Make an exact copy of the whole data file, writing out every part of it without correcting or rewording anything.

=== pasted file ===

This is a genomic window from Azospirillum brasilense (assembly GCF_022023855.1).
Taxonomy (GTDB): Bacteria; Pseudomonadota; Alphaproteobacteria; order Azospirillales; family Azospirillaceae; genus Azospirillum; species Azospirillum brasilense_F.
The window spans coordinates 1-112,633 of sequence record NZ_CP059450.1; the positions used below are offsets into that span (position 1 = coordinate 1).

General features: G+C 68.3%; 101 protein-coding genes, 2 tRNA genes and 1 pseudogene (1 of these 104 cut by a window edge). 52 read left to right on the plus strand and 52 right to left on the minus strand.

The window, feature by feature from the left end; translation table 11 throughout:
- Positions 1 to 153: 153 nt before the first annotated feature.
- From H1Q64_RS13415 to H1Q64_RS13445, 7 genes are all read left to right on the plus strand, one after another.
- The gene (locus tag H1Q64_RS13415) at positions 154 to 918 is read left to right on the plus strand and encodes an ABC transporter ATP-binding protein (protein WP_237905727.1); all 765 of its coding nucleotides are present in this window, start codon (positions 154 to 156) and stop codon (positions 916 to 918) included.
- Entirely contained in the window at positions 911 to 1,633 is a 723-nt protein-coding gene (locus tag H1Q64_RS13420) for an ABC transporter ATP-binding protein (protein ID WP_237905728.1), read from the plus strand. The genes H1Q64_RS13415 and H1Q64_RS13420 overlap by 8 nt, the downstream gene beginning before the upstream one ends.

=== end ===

This is a genomic window from Azospirillum brasilense (assembly GCF_022023855.1).
Taxonomy (GTDB): Bacteria; Pseudomonadota; Alphaproteobacteria; order Azospirillales; family Azospirillaceae; genus Azospirillum; species Azospirillum brasilense_F.
The window spans coordinates 1-112,633 of sequence record NZ_CP059450.1; the positions used below are offsets into that span (position 1 = coordinate 1).

General features: G+C 68.3%; 101 protein-coding genes, 2 tRNA genes and 1 pseudogene (1 of these 104 cut by a window edge). 52 read left to right on the plus strand and 52 right to left on the minus strand.

The window, feature by feature from the left end; translation table 11 throughout:
- Positions 1 to 153: 153 nt before the first annotated feature.
- From H1Q64_RS13415 to H1Q64_RS13445, 7 genes are all read left to right on the plus strand, one after another.
- The gene (locus tag H1Q64_RS13415) at positions 154 to 918 is read left to right on the plus strand and encodes an ABC transporter ATP-binding protein (protein WP_237905727.1); all 765 of its coding nucleotides are present in this window, start codon (positions 154 to 156) and stop codon (positions 916 to 918) included.
- Entirely contained in the window at positions 911 to 1,633 is a 723-nt protein-coding gene (locus tag H1Q64_RS13420) for an ABC transporter ATP-binding protein (protein ID WP_237905728.1), read from the plus strand. The genes H1Q64_RS13415 and H1Q64_RS13420 overlap by 8 nt, the downstream gene beginning before the upstream one ends.